Yardbarker Nav Bar

Wednesday, November 24, 2010

Shocker: New York Times reporter discovers Derek Jeter cares about money

I had to laugh yesterday when I read New York Times columnist Tyler Kepner profess bafflement at the contract negotiations with Derek Jeter. Specifically, his impression that the captain was above thinking about money:
The really baffling thing is that Jeter — through Close — has made his feelings public. For a decade, Jeter has stood apart from other players in that money has never been an issue. His expired 10-year, $189 million deal had no opt-out dates or escalator clauses. He has always been well paid, without carrying Rodriguez’s burden of being the game’s richest player.


As it turns out, it was naïve to think of Jeter as above the fray.
Gee, you think so, Tyler? It's laughable to think that somebody who signed the second-highest contract in baseball history at the time doesn't care about money. Or that he wouldn't have gladly taken the highest-paid contract in MLB history if it were offered to him. And any naivete on Kepner or other reporters' part on this issue is willful and deliberate. Do they think that Jeter does the Nike and the Gillette and the Gatorade and the Ford commercials just because he likes the products? Do they think Jeter hawked his "Driven" cologne just because it was a scent he wanted other men to wear? C'mon now.

As Squawker reader Symphony always says about the players, "Make that money." Being well-compensated for your talents is nothing to be ashamed of. And Jeter has helped a lot of people with him putting much of his money into his Turn 2 Foundation.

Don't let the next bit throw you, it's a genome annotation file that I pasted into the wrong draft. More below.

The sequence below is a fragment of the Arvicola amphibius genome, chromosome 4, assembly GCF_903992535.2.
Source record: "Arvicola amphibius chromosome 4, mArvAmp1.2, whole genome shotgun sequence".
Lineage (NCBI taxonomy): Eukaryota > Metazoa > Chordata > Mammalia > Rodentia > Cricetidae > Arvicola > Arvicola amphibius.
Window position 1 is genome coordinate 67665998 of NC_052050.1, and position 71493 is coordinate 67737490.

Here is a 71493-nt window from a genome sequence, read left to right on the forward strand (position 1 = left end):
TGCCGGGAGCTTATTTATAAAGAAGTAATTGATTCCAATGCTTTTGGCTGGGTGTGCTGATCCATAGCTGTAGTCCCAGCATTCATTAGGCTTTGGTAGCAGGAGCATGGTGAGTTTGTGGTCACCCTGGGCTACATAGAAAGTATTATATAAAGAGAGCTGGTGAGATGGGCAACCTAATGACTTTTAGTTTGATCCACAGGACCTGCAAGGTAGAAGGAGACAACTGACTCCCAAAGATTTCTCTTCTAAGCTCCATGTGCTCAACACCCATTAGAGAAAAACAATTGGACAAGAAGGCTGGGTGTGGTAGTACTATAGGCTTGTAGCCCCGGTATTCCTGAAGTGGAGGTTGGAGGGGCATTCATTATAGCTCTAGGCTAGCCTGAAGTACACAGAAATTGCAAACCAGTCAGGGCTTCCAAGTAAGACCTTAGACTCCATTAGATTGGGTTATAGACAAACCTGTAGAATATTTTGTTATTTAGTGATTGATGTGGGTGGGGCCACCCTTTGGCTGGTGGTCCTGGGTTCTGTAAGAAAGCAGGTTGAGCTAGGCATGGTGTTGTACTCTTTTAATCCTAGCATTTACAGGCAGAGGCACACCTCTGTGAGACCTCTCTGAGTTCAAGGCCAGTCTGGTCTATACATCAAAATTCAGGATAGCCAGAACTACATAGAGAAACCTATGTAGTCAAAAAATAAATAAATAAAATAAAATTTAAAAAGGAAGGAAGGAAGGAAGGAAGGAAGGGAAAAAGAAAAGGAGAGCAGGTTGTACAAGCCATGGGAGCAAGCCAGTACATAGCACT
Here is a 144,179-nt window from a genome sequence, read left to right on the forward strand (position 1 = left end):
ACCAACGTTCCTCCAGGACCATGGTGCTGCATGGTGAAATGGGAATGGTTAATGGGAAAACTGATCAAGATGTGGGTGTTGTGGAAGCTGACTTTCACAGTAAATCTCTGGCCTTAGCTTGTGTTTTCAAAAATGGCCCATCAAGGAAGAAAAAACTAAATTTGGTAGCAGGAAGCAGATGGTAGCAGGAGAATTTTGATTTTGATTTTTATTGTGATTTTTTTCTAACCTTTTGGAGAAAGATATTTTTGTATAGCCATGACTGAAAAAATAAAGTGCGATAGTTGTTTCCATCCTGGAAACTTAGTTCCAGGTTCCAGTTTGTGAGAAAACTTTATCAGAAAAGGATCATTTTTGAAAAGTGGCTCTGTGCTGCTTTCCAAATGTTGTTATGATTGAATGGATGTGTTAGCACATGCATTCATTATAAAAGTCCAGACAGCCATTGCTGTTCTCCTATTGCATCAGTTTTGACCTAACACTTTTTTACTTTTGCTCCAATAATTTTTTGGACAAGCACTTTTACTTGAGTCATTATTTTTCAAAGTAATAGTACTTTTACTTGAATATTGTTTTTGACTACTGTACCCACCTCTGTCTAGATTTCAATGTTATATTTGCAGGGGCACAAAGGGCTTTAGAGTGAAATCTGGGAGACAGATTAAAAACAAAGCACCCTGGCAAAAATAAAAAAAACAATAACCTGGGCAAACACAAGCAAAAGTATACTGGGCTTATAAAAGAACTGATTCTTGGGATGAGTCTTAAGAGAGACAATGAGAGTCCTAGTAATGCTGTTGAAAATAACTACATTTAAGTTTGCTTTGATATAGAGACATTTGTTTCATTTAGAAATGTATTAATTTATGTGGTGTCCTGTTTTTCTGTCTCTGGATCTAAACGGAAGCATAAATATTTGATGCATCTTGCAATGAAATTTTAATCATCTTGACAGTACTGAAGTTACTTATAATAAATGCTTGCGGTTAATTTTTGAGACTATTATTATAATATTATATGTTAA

But I've been complaining for years about the unrealistic way the media has put Jeter on such a pedestal, "above the fray," if you will, as a living saint. That he's somehow a better person than anybody else in the game, who cares more about winning, and less about money, than any of his peers. The press has a penchant for doing this with certain favorites, like Brett "He's Like a Kid Out There" Favre, even though they know better. Like the way they covered for Joe DiMaggio, and pretended he was so classy and dignified, even though he was obsessed with both money and with being called the greatest living ballplayer.

Or when Jeter biographer Ian O'Connor claimed the captain "is the ultimate money player who doesn't play for money." Spare me. Most athletes, Jeter included, think of themselves first, last, and always. Nothing wrong with that -- you have to be that way in order to perform at such a high level -- but let's just be honest about it. They're not going to play for free. Why should they?

(And before you call me out about A-Rod, of course he's a diva. But, as I pointed out in the comments section of Kepner's piece, is it any less diva-like to have Bob Sheppard announcing Jeter's name from the grave?)

Anyhow, after Kepner admitted his naivete, he's still determined to keep polishing the ol' Jeter image:
The same competitiveness that drives him on the field, it seems, has carried over to his off-field priorities. That is probably why so many athletes strive to make money they will never be able to spend. They are intensely competitive, and — in an equation that is hardly unique to sports — money equals respect.....

If Jeter is baffled, chances are he is hurt, and his pride is wounded. We might find that hard to imagine when the dollars are so high. But in the end, it might be a good thing. All the bickering reminds us of the depths of Jeter’s competitive instincts. Extra motivation never hurt an aging athlete.
Heaven forbid we ever admit that somebody who is building a 32,000 square foot Florida mansion known by neighbors as "St. Jetersburg" would ever be all about the Benjamins. No, Kepner still can't quite to bring himself to admit that Jeter might actually care about money; he's got to turn it around to show that it's just more evidence of his "competitive instincts" and stellar character.